Age 42 years, fit, well, active and in a relatively new relationship after years of a single parent. This was me.
The operation to remove the lump in my breast was easy - surprisingly painless. I was not expecting problems with the hormone blocking treatment (tamoxifen plus zoladex).
As a GP with an interest in women's health I hope I had always been sympathetic to women with menopausal symptoms. But, to be honest, I always suspected that some women were just more likely to worry about their health than others. And I was not one of those women! As a feminist I did not believe my hormones defined me, or even affected me that much. How wrong I was...
The flushes were overwhelming, exhausting and unpredictable. I was almost always hot in bed, and couldn't bare bedclothes or to be touched. I was surprised that I could feel so hot without going bright red or sweating - though I know some women get this too.
It was the overwhelming tiredness that was so tough to cope with. I slept for 15 hour days - getting out of bed was a real challenge. I lost all my motivation and drive - only my children and animals that kept me going. My mood plummeted - despite a good prognosis for my cancer and a loving, supportive family. I stopped making plans for the future. Having been someone who had always had a 5 year plan (and achieved it) this was quite a change. I felt a failure for not coping better - I'd always been strong in challenging times.
As so many women do - I started antidepressants. They helped my mood a bit - but I still had no energy to get up and go. So I stopped the hormone therapy, against all medical advice and the pleas of my partner. I made a bargain with god - just wanting to see my children through school.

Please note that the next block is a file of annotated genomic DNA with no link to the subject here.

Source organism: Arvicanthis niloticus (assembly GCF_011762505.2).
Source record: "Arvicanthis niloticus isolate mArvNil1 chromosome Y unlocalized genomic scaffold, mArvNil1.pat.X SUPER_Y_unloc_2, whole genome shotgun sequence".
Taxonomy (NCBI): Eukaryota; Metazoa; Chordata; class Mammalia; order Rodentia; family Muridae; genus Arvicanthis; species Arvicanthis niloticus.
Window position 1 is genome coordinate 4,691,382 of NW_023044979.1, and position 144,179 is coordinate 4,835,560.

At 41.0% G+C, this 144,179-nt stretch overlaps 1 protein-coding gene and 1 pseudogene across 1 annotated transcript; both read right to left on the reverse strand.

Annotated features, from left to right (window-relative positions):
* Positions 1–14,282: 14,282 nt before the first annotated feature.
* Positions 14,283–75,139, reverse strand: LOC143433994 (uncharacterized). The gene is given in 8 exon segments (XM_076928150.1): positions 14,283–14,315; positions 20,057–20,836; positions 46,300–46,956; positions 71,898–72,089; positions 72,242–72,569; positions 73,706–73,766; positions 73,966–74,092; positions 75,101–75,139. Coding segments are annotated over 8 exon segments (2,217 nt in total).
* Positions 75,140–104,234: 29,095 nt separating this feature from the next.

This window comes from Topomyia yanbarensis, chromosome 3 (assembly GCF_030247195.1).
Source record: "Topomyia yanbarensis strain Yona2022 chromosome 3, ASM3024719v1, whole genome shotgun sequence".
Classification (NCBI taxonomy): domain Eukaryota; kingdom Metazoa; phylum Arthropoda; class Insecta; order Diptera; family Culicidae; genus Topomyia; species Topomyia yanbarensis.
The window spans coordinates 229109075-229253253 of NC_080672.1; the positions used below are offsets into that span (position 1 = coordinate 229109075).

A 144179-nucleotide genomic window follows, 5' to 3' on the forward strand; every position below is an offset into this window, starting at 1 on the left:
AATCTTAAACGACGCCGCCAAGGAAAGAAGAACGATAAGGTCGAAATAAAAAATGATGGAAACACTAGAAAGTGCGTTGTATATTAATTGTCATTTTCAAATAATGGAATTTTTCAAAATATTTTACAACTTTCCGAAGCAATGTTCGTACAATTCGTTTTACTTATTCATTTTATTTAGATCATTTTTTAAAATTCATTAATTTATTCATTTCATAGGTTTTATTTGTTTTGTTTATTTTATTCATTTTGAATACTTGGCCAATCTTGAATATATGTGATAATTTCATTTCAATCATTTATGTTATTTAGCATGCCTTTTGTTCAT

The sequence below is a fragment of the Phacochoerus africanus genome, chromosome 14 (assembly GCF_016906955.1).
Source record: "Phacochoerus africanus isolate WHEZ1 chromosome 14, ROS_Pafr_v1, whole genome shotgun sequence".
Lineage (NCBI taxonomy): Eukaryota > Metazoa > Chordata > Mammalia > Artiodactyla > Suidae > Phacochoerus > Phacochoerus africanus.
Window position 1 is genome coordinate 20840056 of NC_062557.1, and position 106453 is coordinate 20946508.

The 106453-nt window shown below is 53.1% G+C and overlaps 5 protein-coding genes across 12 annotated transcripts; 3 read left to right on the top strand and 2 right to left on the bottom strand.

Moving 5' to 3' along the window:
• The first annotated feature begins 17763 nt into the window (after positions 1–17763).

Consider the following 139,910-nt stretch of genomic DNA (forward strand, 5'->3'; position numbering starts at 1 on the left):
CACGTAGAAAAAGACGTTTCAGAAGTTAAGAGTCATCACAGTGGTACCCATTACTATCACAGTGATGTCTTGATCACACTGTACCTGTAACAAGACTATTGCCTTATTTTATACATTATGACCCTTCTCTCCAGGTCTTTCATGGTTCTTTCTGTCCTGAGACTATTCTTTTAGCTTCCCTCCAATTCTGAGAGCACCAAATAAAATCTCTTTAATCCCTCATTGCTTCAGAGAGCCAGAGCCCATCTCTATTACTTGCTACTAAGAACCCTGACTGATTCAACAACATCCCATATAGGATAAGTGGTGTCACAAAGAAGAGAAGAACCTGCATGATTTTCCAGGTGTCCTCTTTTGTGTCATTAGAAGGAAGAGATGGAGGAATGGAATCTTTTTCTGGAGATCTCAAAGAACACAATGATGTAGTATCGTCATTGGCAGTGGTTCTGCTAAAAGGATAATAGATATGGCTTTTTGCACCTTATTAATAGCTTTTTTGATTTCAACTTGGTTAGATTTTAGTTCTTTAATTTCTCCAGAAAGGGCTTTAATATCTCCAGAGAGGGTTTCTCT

Within 2 weeks I felt better - more energy, less sleep. Within 4 my mood improved. Within a year I was retraining at work, setting up a new service and back to making my trusted 5 year plans! I was looking forward to the future again.
Of course at 59 years old I have now gone through the natural menopause - which for me was less dramatic. I miss oestrogen - if it were medically safe for me I would take it at the drop of a hat. My drive and libidio is reduced - but life is good.
I want to apologise to any women who I did not take seriously as a GP. Oestrogen is a fantastic and powerful hormone, and I respect it's effects enormously. I think we need to look at other lifestyle factors to really support women through menopause - diet, exercise , mindfulness and psychological support.
To be positive, I think there are some great aspects to post-menopausal living! Life is smoother, more stable without the monthly cycle. God has been kind to me - I get to see the joy of my children growing into capable and kind adults.
As a GP, I still see women perplexed and surprised by the changes the menopause brings. We need more information and education about menopause - including the positive views that things will get better.
The landscape may have shifted, but once the earthquake settles nature takes over and the new ecology establishes itself. Let's embrace our hormones when we have them but not spend time mourning their loss! Life is more than the ability to reproduce - and postmenopausal women are an integral part of our society.
Finally, I am thankful for being a women and all the experiences it brings. Hormones may be a rollercoaster - but the ups and downs have enriched my life.